There is so much to look at in every illustration, but especially where the chickens rescue others. It is great fun to see what each chicken is doing, the outfits that some of them don, the creative ways each try to help, and the ways they co-operate together to make something happen. The scenes where the chickens rescue animals much bigger than they are, teaming up together, are also sure to bring smiles and laughter. Observant readers will enjoy spotting the chicken on the watch in each illustration as the crisis occurs, before the hoard of chickens arrive (chickens appear at the windows for two of the crises). Also befitting a book about chicken heroes, and a nice foreshadowing to the ending, is the poster of a super-hero pig pinned to Jeffrey Greenstalk's wall.
Himmelman's work is very expressive and animated, with strong body language and facial expressions; it's always clear what the chickens are feeling, as well as most of the other characters. This adds a great strength to the book. There is a lively, upbeat energy to the illustrations, most especially the chickens (and at the end, the pigs), and this adds to the humor and good feeling. The illustrations have a bright, light feeling to them, with a lot of white appearing through the chickens themselves and various highlights in each illustration (a pillow, fridge, streaks of light, etc.), as well as white space on the page around the illustrations. Bright, strong colors are used, especially yellows and greens with highlights of red. The recurring colors help visually tie the book together, as well as each illustration. For example, bright red is used in the chickens' heads and in the farmer's shirt and hat, furniture in the kitchen, the boy's chair, etc.
There is a richness and depth to the colors, and a pleasing gradation of color inherent in layers of watercolor. Himmelman also makes good use of light and shadow. The borderless illustrations have soft edges, and rhythmically vary from one illustration per page for each problem or reaction to the solution, to one illustration per spread for the chicken rescue. The increased space and thus focus on the chickens' rescue is appropriate, as readers will want to pour over the chaotic, funny activity that occurs. Two bonus illustrations appear, on the inside title page and on copyright and acknowledgment page, that add to the story and introduce the chickens.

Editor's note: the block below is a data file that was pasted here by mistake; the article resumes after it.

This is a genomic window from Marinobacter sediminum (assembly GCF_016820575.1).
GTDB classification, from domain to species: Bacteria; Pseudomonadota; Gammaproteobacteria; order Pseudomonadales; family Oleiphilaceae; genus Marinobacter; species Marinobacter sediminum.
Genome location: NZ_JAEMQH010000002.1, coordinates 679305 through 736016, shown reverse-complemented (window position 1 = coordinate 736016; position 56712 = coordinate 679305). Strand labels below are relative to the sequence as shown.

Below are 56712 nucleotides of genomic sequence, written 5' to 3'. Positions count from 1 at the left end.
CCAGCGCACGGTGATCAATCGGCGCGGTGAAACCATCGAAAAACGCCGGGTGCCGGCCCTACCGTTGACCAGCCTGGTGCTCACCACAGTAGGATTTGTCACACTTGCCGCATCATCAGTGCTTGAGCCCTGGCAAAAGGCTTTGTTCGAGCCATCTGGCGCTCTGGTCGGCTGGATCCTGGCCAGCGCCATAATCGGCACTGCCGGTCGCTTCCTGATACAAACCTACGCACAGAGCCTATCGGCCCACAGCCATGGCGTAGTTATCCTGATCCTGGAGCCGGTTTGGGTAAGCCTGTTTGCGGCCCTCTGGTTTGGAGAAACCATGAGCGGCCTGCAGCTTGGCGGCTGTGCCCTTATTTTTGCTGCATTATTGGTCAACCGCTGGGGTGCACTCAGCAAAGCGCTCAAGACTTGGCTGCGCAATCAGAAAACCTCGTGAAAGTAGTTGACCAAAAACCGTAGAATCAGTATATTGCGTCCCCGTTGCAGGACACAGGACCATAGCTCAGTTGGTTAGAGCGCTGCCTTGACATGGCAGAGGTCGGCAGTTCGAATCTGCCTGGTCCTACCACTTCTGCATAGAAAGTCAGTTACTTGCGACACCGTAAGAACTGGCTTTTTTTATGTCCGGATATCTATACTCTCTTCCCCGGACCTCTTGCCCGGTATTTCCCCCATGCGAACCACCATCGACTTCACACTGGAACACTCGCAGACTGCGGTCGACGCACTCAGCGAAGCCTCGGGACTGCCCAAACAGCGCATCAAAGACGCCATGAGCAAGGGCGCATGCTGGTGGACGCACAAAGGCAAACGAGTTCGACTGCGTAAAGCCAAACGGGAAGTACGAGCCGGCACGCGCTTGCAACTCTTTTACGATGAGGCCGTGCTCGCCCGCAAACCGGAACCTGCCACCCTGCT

The ending continues the great humor and adds a perfect punch line. We see how the family has come to rely on the chickens swooping in to save the day--and then on the 7th day, when something happens, and the family waits for the chickens to arrive, the chickens are off sleeping, resting after their exertions. Then, in the closing, wordless illustration, as the entire family is looking in at the sleeping chickens, we see the exuberant pigs are running in to eat up the spilled breakfast and save the day--and it's obvious the whole thing is going to start all over again, but with the pigs as rescuers. This is the perfect ending to the book, as it makes the reader feel that the story hasn't ended at all, but that the fun is just going to keep repeating and repeating.
Chickens To the Rescue is a funny, feel-good book sure to make you laugh and bring some lightness to your heart. Highly recommended!
-Added May 2007